Pricy wine pays for equal health

Stella writes*

After living in the Netherlands for two years, returning to Sweden and its steep alcohol prices sure feels unappealing – but how would a Sweden without a State monopoly on alcohol look like really? Systembolaget (the state’s monopoly seller) says things would get worse, with 29,000 more cases of reported abuse, 8,000 more cases of drunk driving, and 1,400 other alcohol-related deaths each year. Stockwell et al. estimated there would be substantial increases in alcohol-related harms, crimes and deaths if Sweden were to privatize its alcohol monopoly. Additionally, alcohol-related harm is unequally distributed amongst the population based on factors such as socioeconomic status, education level, sex, ethnicity, and place of residence. Inequalities that would only be exacerbated by disbanding the monopoly.

Systembolaget Opening Hours by Geir Olsen 

But would the market really change as drastically as these numbers suggest? The idea behind the alcohol monopoly is to remove private profits from the alcohol market. Profit and competition incentivize private companies to increase their sales. This is desirable for most goods as it ensures market efficiency i.e. the market does not supply more than is demanded and this is reflected in the price of the goods. However, for alcohol, privatization, in any form, would increase competition between firms pushing the price down leading to increased accessibility – factors that contribute to elevated drinking and thus also alcohol-related harm. In fact, Systembolaget estimates that if people could buy alcohol in regular grocery stores the number of available points of sales would increase by 1500% and opening hours would extend by 68%. The WHO confirms that increased accessibility could have detrimental effects on consumption. Above all, however, dismantling Systembolaget would significantly affect the pricing systems and the way that alcohol is marketed and sold.

The removal of profit interest is evident in every Systembolaget retail point, no products are placed near the checkout, no products are on sale, no products can be bought on promotional offers, and there is no product discrimination – no beer is stored refrigerated because then they would have to store all comparable products refrigerated. All these marketing tricks and pricing systems contribute to Swedish citizens not buying more than they initially planned and will reasonably consume. In addition to this, not-for-profit monopoly retailers are more effective in enforcing legal purchasing ages because profits cannot rise. Restricted access to alcohol also helps individuals whose socioeconomic situations make them more vulnerable to alcohol and reduces impacts on bystanders.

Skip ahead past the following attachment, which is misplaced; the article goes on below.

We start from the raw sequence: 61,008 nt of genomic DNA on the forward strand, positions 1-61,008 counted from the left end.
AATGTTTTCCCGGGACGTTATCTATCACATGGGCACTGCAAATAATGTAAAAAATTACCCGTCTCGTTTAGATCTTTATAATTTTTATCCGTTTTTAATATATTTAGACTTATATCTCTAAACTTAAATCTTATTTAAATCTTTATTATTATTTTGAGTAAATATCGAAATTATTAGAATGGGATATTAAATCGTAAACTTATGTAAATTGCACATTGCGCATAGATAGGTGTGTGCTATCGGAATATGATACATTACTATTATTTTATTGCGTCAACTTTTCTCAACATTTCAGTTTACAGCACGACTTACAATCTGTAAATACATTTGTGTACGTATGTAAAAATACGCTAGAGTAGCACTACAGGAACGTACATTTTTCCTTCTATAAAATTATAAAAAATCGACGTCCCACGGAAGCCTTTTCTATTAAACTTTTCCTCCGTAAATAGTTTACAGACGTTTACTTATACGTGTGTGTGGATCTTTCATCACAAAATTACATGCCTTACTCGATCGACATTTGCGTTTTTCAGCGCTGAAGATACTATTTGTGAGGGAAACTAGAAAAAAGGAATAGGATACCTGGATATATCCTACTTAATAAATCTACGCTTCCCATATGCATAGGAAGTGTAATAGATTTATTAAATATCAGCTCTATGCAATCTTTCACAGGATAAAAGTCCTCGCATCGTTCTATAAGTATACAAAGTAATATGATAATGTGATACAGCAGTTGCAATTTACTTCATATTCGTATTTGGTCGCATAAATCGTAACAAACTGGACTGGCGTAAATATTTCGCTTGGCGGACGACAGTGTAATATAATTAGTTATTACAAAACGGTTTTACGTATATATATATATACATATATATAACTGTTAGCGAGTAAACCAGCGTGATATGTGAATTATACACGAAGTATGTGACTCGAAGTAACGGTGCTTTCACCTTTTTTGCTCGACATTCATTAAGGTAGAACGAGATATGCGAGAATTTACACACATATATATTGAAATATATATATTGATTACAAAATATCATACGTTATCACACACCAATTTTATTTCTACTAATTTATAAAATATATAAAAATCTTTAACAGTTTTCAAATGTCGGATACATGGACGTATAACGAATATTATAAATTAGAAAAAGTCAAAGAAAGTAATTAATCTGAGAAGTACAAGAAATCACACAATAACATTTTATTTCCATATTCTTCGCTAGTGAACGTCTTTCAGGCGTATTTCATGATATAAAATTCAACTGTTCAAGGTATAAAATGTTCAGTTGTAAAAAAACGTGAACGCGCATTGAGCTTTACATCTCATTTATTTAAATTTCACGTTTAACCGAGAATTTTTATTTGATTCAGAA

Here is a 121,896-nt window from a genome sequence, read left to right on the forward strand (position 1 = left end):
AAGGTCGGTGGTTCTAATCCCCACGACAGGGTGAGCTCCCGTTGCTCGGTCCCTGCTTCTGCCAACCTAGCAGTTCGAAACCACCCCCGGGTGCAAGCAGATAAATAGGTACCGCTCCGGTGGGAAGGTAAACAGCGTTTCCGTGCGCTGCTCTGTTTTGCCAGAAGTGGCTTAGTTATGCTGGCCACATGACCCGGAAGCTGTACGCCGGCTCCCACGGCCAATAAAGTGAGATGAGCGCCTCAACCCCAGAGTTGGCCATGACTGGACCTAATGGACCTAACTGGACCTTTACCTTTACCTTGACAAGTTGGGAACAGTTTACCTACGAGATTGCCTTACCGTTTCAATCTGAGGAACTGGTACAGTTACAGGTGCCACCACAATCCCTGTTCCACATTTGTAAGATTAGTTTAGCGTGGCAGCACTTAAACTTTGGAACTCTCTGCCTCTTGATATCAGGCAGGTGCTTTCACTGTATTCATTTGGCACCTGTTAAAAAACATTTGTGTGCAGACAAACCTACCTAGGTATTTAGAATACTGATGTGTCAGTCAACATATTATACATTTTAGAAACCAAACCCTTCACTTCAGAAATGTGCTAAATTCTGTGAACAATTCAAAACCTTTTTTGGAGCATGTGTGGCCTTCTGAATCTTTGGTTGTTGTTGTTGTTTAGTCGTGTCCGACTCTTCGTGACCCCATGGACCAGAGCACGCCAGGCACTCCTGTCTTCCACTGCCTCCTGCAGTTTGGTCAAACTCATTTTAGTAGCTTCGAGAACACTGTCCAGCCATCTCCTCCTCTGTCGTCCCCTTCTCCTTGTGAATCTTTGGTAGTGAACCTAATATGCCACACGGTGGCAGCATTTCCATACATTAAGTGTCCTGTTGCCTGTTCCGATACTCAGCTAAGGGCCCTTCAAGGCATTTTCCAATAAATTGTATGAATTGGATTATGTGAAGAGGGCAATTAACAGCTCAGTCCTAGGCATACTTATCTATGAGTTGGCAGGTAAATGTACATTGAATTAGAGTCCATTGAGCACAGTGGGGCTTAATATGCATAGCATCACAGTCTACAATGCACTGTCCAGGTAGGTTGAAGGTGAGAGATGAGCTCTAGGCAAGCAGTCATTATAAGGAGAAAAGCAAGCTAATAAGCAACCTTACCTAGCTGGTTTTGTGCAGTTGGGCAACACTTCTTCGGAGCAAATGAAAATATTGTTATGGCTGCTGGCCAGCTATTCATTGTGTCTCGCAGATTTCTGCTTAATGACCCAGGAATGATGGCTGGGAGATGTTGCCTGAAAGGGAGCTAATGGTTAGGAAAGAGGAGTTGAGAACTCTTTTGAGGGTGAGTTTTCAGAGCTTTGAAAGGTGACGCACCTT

Bottom Line: Sweden’s monopoly on alcohol is not a fabrication just to keep prices artificially high but indeed has a significant effect on the well-being of the Swedish population. Introducing a private licensing system in its place would cause a marked increase in consumption and thus alcohol-related harm. I happily pay more to keep this system going.

* Please help my Economic Growth & Development students by commenting on unclear analysis, alternative perspectives, better data sources, or maybe just saying something nice :).

Author: David Zetland

I'm a political-economist from California who now lives in Amsterdam.

5 thoughts on “Pricy wine pays for equal health”

  1. Hi Stella, this is a super interesting blogpost and topic! Some thoughts that I am left with that you could incorporate when you’re writing your essay:
    It would be interesting to actually look at some data/evidence of statistics related to some of the potential consequences of removing the alcohol monopoly in Sweden (ex. reported abuse, cases of drunk driving, alcohol-related deaths) compared to other countries that do not have this alcohol monopoly. How do these stats in Sweden compare to those in Norway, for example?
    How effective is the Swedish alcohol monopoly within the context of free travel between Sweden and neighbouring countries such as Norway. I know that in Norway, for example, there is a tax on sugar and so many Norwegians (especially those living near the Swedish border) drive over the border into Sweden to buy chocolate and sweets there.
    Also, how does the government decide which products to monopolise? Why alcohol and not sugar, for example?
    Furthermore, what are the trade-offs between the Swedish government’s current regulation (monopolising the alcohol industry) versus other strategies such as a tax (as Norway has done on sugar products) or just stricter regulations for purchasing alcohol?
    Hope this helps! 🙂